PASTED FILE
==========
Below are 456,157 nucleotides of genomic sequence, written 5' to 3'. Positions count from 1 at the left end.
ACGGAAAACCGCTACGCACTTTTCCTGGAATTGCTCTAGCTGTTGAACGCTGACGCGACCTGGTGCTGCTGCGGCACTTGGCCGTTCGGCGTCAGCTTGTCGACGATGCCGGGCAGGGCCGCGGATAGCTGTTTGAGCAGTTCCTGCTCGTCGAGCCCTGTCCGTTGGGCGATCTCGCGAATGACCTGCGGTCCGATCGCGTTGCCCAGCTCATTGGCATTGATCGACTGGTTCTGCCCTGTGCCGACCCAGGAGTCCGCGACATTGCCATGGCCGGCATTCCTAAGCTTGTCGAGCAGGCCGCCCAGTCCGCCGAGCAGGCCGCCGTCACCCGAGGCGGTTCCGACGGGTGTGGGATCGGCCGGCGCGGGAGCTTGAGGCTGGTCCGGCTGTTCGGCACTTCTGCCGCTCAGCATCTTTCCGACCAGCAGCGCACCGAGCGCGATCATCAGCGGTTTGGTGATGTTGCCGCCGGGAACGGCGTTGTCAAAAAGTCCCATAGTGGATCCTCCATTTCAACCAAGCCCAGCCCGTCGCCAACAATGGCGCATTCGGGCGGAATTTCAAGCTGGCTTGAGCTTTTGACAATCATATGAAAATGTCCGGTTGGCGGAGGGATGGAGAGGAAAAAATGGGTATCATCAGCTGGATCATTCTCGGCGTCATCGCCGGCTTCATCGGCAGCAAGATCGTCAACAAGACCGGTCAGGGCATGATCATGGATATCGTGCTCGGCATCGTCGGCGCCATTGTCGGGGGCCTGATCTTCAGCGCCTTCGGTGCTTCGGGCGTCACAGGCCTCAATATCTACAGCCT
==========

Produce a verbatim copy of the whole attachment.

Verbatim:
Below are 456,157 nucleotides of genomic sequence, written 5' to 3'. Positions count from 1 at the left end.
ACGGAAAACCGCTACGCACTTTTCCTGGAATTGCTCTAGCTGTTGAACGCTGACGCGACCTGGTGCTGCTGCGGCACTTGGCCGTTCGGCGTCAGCTTGTCGACGATGCCGGGCAGGGCCGCGGATAGCTGTTTGAGCAGTTCCTGCTCGTCGAGCCCTGTCCGTTGGGCGATCTCGCGAATGACCTGCGGTCCGATCGCGTTGCCCAGCTCATTGGCATTGATCGACTGGTTCTGCCCTGTGCCGACCCAGGAGTCCGCGACATTGCCATGGCCGGCATTCCTAAGCTTGTCGAGCAGGCCGCCCAGTCCGCCGAGCAGGCCGCCGTCACCCGAGGCGGTTCCGACGGGTGTGGGATCGGCCGGCGCGGGAGCTTGAGGCTGGTCCGGCTGTTCGGCACTTCTGCCGCTCAGCATCTTTCCGACCAGCAGCGCACCGAGCGCGATCATCAGCGGTTTGGTGATGTTGCCGCCGGGAACGGCGTTGTCAAAAAGTCCCATAGTGGATCCTCCATTTCAACCAAGCCCAGCCCGTCGCCAACAATGGCGCATTCGGGCGGAATTTCAAGCTGGCTTGAGCTTTTGACAATCATATGAAAATGTCCGGTTGGCGGAGGGATGGAGAGGAAAAAATGGGTATCATCAGCTGGATCATTCTCGGCGTCATCGCCGGCTTCATCGGCAGCAAGATCGTCAACAAGACCGGTCAGGGCATGATCATGGATATCGTGCTCGGCATCGTCGGCGCCATTGTCGGGGGCCTGATCTTCAGCGCCTTCGGTGCTTCGGGCGTCACAGGCCTCAATATCTACAGCCT